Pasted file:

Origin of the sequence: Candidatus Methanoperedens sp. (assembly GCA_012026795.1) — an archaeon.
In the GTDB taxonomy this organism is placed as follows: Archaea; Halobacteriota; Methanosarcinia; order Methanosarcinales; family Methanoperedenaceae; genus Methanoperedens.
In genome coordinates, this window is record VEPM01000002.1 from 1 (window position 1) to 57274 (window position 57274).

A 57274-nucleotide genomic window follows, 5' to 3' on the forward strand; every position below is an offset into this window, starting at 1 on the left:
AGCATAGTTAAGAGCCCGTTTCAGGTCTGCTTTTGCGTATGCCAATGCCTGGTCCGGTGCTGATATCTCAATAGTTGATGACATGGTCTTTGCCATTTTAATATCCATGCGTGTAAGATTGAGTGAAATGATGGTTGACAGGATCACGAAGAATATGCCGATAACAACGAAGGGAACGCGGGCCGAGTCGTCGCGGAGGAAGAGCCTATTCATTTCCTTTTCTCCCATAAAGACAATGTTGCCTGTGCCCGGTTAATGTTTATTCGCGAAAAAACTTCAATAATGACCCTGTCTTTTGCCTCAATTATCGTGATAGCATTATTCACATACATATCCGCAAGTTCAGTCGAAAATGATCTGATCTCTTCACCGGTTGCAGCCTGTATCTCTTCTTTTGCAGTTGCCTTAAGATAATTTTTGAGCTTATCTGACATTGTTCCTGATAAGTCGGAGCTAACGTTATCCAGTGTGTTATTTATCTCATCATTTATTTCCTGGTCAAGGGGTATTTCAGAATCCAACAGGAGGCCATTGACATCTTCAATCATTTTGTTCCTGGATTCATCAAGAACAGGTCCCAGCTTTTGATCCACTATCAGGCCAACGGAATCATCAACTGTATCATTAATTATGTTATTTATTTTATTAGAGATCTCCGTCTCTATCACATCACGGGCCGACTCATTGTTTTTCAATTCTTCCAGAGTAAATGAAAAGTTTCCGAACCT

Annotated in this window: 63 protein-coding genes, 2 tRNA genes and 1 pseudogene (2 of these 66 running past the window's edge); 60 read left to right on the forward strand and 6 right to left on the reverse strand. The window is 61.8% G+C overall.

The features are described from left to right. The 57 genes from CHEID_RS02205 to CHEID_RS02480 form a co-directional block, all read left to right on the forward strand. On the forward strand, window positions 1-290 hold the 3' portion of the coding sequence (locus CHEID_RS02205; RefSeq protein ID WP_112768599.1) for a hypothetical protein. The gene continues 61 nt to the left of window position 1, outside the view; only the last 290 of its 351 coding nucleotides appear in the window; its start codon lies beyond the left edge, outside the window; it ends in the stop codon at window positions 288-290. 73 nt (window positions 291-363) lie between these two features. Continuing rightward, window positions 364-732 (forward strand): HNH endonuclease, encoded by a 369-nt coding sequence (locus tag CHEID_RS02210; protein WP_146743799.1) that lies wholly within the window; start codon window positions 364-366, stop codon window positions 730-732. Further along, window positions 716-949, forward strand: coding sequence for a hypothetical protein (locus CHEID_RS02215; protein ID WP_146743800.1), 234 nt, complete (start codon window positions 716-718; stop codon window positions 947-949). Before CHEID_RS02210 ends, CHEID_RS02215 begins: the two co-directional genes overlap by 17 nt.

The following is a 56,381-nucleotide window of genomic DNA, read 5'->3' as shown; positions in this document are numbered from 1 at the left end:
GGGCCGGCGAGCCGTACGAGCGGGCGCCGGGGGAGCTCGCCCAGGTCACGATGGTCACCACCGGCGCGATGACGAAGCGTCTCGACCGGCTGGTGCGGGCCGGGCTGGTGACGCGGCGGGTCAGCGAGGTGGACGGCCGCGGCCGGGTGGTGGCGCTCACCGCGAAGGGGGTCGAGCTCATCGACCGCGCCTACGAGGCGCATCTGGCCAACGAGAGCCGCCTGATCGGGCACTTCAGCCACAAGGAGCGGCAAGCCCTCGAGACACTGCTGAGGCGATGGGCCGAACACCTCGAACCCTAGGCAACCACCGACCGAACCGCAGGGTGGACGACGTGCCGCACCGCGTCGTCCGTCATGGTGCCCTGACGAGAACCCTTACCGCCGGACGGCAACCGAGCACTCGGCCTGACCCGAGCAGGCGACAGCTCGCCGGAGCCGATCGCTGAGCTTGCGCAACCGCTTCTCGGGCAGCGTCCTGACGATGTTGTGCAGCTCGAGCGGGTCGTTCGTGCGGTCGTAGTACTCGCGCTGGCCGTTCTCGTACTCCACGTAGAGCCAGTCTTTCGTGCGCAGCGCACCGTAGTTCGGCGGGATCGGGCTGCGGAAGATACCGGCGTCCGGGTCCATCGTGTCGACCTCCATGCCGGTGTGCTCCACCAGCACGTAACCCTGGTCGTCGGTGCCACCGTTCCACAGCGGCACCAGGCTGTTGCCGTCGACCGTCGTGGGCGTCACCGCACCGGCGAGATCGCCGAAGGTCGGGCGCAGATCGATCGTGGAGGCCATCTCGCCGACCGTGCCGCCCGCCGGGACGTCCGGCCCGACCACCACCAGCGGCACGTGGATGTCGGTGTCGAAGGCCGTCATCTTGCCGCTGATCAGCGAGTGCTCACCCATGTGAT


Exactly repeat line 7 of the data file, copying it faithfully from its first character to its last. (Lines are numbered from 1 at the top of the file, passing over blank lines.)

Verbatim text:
The features are described from left to right. The 57 genes from CHEID_RS02205 to CHEID_RS02480 form a co-directional block, all read left to right on the forward strand. On the forward strand, window positions 1-290 hold the 3' portion of the coding sequence (locus CHEID_RS02205; RefSeq protein ID WP_112768599.1) for a hypothetical protein. The gene continues 61 nt to the left of window position 1, outside the view; only the last 290 of its 351 coding nucleotides appear in the window; its start codon lies beyond the left edge, outside the window; it ends in the stop codon at window positions 288-290. 73 nt (window positions 291-363) lie between these two features. Continuing rightward, window positions 364-732 (forward strand): HNH endonuclease, encoded by a 369-nt coding sequence (locus tag CHEID_RS02210; protein WP_146743799.1) that lies wholly within the window; start codon window positions 364-366, stop codon window positions 730-732. Further along, window positions 716-949, forward strand: coding sequence for a hypothetical protein (locus CHEID_RS02215; protein ID WP_146743800.1), 234 nt, complete (start codon window positions 716-718; stop codon window positions 947-949). Before CHEID_RS02210 ends, CHEID_RS02215 begins: the two co-directional genes overlap by 17 nt.